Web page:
In rapid fire, the clinician immediately expressed several concerns that were getting in the way of being able to transition to telehealth. First, they felt anxiety around using any new technology, and they were not able to find the necessary software application on the desktop. The clinician also cited doubts that elementary-school aged clients, most of whose families had limited financial resources, would be able to engage via telehealth, due to lack of access to WiFi, computers, and mobile phones; even the libraries where many clients and parents typically accessed internet are closed due to state orders. Finally, the clinician was very concerned that telehealth sessions would not be clinically useful, and that they would instead result in the clinician staring at carpet and ceiling fans via webcam. (Any aunt, uncle, or grandparent who has tried to face-time with a 6-year-old can probably relate to this!)
Wow, I thought. That’s a lot. And every one of those concerns was valid. In asking for this staff member’s perspective, I learned something new that would likely help me be a more effective leader in the confusing wake of COVID-19. I surmised that other clinicians were likely experiencing the same challenges. I made a mental note to follow up with others.
The calming effect of the first ingredient created the safety for the second ingredient: I expressed two concerns. First, our agency wanted to avoid contributing to a community spread of the virus. Second, continued contact with clients could be helpful to maintain the clinical relationship, to check for worries or other mental health needs related to the virus, and to keep an eye out for critical needs or the need for crisis intervention.
With both sets of concerns on the table, the clinician and I brainstormed several solutions. Some of the solutions were quick and easy. As it turned out, there was a technology glitch that impacted the software application from displaying on the clinician’s desktop. We solved it with just one email to the IT department. Once the clinician could actually see the software application, the novelty of the application became much less intimidating.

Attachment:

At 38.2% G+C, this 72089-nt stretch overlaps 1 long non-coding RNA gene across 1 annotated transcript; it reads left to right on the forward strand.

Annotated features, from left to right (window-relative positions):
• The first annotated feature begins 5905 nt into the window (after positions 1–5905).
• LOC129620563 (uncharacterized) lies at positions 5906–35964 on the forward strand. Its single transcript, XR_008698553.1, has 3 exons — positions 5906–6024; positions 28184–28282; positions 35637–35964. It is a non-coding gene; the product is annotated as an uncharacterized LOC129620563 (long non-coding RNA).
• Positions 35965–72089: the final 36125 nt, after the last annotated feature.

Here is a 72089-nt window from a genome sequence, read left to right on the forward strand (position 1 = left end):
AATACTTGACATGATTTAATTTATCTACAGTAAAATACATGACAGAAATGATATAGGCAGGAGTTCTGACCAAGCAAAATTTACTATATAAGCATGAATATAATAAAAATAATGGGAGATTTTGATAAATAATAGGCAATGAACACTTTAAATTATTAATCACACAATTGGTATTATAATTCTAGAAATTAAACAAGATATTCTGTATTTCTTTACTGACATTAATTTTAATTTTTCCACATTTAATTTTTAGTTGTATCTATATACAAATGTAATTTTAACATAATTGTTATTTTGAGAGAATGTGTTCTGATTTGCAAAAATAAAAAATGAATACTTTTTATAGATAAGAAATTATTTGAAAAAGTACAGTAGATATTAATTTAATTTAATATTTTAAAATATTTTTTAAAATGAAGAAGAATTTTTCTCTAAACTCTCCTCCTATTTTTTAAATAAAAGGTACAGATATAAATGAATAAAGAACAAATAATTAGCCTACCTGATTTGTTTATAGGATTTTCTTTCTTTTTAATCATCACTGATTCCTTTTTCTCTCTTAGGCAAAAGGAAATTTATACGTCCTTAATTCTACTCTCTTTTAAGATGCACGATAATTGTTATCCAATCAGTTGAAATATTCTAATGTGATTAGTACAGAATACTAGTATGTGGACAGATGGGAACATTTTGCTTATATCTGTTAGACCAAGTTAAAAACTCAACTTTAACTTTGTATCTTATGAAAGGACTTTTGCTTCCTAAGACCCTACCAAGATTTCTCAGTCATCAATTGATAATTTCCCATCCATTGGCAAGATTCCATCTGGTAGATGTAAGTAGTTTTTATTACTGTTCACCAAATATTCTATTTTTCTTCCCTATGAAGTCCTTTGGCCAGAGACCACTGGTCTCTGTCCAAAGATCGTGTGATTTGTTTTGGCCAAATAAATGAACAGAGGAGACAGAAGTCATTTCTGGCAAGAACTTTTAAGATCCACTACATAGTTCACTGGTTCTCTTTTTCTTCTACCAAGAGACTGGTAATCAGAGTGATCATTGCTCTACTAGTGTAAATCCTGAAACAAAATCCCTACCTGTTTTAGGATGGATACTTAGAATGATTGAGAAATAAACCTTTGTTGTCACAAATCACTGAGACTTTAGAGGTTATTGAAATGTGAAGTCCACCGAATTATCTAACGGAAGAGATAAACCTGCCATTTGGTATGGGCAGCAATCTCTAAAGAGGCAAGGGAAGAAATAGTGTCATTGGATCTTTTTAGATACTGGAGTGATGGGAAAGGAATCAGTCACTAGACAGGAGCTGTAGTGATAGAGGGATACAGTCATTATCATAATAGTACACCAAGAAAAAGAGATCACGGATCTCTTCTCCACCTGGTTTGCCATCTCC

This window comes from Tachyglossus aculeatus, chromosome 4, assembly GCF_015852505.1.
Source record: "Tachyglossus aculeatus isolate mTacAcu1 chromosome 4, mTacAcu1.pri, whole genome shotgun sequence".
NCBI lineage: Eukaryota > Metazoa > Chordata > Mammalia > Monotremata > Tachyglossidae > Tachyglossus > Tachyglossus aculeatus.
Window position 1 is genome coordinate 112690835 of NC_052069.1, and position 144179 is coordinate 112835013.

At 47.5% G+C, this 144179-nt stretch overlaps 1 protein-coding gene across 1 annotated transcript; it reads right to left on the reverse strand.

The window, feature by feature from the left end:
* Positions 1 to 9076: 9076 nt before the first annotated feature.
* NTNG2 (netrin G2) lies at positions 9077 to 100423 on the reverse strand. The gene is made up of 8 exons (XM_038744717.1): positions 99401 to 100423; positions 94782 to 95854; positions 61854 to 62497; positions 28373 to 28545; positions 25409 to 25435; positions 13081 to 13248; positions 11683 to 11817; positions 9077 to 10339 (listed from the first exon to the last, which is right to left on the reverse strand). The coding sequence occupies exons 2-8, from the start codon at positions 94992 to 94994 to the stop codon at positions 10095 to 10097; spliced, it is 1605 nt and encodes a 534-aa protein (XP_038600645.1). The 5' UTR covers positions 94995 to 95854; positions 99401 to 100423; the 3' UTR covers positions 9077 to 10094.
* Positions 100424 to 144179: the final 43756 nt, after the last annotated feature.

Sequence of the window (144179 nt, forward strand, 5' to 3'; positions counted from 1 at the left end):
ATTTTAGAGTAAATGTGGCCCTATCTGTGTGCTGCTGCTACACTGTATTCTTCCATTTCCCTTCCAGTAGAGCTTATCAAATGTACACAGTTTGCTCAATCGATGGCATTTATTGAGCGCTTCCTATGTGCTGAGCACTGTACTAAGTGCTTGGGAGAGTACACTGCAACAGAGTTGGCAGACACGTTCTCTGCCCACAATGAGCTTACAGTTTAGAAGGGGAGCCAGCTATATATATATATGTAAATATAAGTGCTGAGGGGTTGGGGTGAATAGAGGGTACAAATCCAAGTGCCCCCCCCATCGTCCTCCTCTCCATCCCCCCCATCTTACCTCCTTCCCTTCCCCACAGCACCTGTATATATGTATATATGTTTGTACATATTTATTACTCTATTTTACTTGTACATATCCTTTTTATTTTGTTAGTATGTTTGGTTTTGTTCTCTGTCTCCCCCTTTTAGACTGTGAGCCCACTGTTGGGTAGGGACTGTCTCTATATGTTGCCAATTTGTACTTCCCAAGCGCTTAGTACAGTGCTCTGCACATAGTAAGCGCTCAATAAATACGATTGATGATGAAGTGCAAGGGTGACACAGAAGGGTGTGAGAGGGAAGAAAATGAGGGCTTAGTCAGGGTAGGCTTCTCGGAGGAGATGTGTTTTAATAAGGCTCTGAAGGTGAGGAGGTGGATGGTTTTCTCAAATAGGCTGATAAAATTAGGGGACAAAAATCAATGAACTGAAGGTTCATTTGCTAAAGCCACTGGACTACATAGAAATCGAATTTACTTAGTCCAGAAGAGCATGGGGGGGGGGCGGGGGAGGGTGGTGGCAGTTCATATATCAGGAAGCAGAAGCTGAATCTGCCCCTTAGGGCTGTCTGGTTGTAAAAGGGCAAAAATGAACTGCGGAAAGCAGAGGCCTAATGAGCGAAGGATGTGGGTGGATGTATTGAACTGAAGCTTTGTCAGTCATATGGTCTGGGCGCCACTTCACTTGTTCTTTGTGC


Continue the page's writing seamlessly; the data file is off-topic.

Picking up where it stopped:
The clinician identified several other flexible strategies to provide consistent services during this time. One idea was using a hybrid model of phone calls and the web application, depending on the client’s level of access to the internet. In addition, the clinician requested permission to still provide face-to-face sessions when truly in the best interest of the client, utilizing all physical distance protocols and personal protective equipment. Finally, the clinician suggested that it would be helpful to have a plan for accessing technology support or a supervisor for quick troubleshooting if (and when) technology failed.
All of the solutions posed by the clinician were reasonable and do-able, and they met both of our concerns. In fact, the flexible options for using hybrid methods to connect, and the reminders of how to access supervisors and tech support were rolled out to every clinician to assure that no client was left behind in our shift to telehealth.